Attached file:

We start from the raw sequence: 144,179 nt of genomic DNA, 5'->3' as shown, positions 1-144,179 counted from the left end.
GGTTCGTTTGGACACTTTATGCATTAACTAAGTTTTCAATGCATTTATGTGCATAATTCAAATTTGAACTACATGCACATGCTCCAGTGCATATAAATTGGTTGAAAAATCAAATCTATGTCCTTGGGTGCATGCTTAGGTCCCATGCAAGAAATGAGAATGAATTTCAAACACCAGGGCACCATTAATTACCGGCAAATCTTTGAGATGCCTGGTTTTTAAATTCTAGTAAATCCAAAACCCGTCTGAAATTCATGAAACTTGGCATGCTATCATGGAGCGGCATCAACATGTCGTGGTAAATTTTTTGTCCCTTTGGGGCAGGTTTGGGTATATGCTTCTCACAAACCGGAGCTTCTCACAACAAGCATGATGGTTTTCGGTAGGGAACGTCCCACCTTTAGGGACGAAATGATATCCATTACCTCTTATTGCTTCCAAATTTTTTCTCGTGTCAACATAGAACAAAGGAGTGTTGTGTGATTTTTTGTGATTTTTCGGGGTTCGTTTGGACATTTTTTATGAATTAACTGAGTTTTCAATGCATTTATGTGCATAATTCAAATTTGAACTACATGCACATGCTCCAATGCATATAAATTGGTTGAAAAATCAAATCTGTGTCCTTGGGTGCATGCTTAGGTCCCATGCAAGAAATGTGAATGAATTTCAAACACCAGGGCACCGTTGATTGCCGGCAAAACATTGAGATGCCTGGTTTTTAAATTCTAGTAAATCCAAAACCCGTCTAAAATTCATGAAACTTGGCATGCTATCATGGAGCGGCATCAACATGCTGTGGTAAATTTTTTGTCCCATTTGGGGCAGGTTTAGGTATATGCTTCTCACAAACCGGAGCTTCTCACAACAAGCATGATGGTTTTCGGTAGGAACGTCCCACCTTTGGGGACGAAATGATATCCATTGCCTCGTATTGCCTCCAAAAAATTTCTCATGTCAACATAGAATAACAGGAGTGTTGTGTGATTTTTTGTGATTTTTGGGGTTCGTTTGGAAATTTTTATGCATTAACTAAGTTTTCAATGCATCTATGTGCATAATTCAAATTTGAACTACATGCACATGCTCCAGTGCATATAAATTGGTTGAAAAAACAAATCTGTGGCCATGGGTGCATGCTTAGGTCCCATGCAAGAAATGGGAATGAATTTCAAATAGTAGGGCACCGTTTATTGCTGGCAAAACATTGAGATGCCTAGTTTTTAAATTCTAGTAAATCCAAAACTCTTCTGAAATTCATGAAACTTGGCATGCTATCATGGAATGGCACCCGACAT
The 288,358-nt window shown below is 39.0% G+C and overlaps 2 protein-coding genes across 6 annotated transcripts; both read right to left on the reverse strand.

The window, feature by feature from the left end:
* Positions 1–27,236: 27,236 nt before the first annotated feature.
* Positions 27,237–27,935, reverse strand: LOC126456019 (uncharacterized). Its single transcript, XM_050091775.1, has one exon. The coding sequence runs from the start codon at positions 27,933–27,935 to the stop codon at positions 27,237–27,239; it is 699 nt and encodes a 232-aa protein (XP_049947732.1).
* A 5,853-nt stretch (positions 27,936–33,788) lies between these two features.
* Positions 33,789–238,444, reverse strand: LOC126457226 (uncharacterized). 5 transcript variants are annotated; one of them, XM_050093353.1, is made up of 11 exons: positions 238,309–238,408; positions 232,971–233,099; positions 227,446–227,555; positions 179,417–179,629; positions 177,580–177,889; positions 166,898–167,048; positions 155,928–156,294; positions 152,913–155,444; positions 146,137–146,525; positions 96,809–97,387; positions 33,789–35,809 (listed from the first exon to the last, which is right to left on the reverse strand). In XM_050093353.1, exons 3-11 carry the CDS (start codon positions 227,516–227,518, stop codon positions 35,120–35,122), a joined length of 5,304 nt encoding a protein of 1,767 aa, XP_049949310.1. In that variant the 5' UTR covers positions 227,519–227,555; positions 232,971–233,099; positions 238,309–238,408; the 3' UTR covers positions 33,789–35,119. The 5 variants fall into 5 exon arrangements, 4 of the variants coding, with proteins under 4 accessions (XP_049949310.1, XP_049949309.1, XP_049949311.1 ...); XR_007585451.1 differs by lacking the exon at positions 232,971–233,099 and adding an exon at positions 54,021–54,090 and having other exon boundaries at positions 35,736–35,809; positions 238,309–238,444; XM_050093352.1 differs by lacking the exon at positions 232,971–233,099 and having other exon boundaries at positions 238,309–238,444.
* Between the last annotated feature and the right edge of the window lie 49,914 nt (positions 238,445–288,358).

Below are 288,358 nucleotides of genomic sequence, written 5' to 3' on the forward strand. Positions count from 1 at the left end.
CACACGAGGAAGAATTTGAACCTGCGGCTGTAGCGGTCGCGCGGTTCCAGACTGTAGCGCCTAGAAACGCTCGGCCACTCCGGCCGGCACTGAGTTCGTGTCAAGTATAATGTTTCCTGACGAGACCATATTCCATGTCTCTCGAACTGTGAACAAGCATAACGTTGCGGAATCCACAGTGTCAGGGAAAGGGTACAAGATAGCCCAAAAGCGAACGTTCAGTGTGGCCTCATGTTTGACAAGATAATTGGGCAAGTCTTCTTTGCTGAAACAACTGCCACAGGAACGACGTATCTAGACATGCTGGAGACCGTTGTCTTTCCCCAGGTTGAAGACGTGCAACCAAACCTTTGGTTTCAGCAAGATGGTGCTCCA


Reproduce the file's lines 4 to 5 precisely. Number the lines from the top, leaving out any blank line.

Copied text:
The window, feature by feature from the left end:
* Positions 1–27,236: 27,236 nt before the first annotated feature.